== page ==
Marino Golinelli, founder and Honorary President of Alfasigma and the Golinelli Foundation, and his wife Paola share a love of contemporary art. Collectors and “researchers”, they see the artworks in their possession as tools for deciphering the world, keys to a fundamental interpretation of reality.
I have opted – and Paola agrees – for Pierre Huyghe’s exhibition entitled UUmwelt that we visited in October at the Serpentine Galleries when we were in London as usual for the Frieze Art Fair. UUmwelt is the latest project of Huyghe, one of the most important conceptual artists in the world today. I am particularly fascinated by the exhibition’s immersive ecosystem: walls covered with sand and the dust of paint from previous exhibits, huge LED-walls reproducing images of the human mind and showing the activity of a human brain, and the attempt to represent our neural network with images that change in response to external factors and the reactions of individuals in the space. It’s a truly innovative project showing the visionary perspective of Huyghe’s art at its best.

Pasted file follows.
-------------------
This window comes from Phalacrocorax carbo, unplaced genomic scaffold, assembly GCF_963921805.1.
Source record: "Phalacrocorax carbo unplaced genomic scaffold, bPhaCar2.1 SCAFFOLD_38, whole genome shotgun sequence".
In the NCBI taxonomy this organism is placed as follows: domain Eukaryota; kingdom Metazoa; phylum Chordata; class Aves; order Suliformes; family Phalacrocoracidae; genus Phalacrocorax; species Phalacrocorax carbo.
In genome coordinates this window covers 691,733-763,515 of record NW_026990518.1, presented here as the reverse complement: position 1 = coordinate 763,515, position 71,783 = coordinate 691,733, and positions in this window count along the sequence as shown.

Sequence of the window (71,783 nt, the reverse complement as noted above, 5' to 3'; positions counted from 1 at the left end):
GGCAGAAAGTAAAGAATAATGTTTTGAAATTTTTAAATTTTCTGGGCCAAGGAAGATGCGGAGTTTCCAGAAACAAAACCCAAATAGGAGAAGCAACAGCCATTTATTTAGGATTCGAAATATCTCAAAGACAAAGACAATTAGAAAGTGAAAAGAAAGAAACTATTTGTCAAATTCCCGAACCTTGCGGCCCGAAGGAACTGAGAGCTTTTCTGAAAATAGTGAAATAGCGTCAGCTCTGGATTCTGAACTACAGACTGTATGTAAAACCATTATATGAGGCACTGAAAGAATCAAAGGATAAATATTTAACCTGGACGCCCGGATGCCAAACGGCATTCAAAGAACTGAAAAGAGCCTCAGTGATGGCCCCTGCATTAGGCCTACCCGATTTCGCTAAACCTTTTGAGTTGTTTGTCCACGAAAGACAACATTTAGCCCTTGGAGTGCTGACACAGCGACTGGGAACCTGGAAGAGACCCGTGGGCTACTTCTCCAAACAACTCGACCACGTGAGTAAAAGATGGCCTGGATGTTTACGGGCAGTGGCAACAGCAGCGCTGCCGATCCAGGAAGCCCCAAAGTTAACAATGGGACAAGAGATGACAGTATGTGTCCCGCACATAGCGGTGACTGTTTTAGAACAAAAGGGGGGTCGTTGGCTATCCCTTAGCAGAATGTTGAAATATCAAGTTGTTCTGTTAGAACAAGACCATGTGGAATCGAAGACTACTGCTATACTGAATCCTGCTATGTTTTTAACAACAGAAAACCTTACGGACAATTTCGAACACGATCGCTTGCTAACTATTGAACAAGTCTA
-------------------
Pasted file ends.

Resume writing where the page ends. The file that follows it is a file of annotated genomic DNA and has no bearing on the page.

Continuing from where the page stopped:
We follow the Serpentine’s exhibition programme very closely. The focus of the last few seasons has been on technology and artificial intelligence. The exhibitions of Sondra Perry and Ian Cheng looked at the very same themes the Golinelli Foundation investigated with its series of training meetings at the new Arts and Sciences Centre. Two examples are: “Democracy in the Age of the Internet” with Pierre Levy, and more recently, “Perception, Art, Time” with Lamberto Maffei, who looked how the artistic creative act has been investigated in recent decades from a neuroscience perspective.
Pierre Huyghe: UUmwelt, Installation view, Serpentine Gallery, London, (3 October 2018 – 10 February 2019). Copyright Ola Rindal. Courtesy of the artist and Serpentine Galleries